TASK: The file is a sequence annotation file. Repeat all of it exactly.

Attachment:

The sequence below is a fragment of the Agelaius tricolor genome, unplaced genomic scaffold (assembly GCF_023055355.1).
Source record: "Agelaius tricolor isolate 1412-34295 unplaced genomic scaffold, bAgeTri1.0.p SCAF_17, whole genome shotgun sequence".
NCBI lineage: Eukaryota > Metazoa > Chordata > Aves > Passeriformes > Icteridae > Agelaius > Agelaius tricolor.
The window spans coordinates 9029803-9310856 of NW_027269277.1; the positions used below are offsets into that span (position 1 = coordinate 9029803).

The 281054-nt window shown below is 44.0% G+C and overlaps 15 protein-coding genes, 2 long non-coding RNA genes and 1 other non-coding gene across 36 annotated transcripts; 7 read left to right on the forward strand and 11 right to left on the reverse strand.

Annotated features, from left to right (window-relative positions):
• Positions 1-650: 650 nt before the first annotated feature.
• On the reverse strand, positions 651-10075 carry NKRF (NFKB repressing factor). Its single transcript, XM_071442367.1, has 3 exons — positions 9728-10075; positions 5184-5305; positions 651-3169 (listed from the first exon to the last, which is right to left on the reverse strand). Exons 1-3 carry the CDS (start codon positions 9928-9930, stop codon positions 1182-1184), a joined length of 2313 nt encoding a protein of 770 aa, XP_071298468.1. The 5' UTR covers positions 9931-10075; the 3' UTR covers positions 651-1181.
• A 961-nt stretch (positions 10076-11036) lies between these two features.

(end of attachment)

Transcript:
The sequence below is a fragment of the Agelaius tricolor genome, unplaced genomic scaffold (assembly GCF_023055355.1).
Source record: "Agelaius tricolor isolate 1412-34295 unplaced genomic scaffold, bAgeTri1.0.p SCAF_17, whole genome shotgun sequence".
NCBI lineage: Eukaryota > Metazoa > Chordata > Aves > Passeriformes > Icteridae > Agelaius > Agelaius tricolor.
The window spans coordinates 9029803-9310856 of NW_027269277.1; the positions used below are offsets into that span (position 1 = coordinate 9029803).

The 281054-nt window shown below is 44.0% G+C and overlaps 15 protein-coding genes, 2 long non-coding RNA genes and 1 other non-coding gene across 36 annotated transcripts; 7 read left to right on the forward strand and 11 right to left on the reverse strand.

Annotated features, from left to right (window-relative positions):
• Positions 1-650: 650 nt before the first annotated feature.
• On the reverse strand, positions 651-10075 carry NKRF (NFKB repressing factor). Its single transcript, XM_071442367.1, has 3 exons — positions 9728-10075; positions 5184-5305; positions 651-3169 (listed from the first exon to the last, which is right to left on the reverse strand). Exons 1-3 carry the CDS (start codon positions 9928-9930, stop codon positions 1182-1184), a joined length of 2313 nt encoding a protein of 770 aa, XP_071298468.1. The 5' UTR covers positions 9931-10075; the 3' UTR covers positions 651-1181.
• A 961-nt stretch (positions 10076-11036) lies between these two features.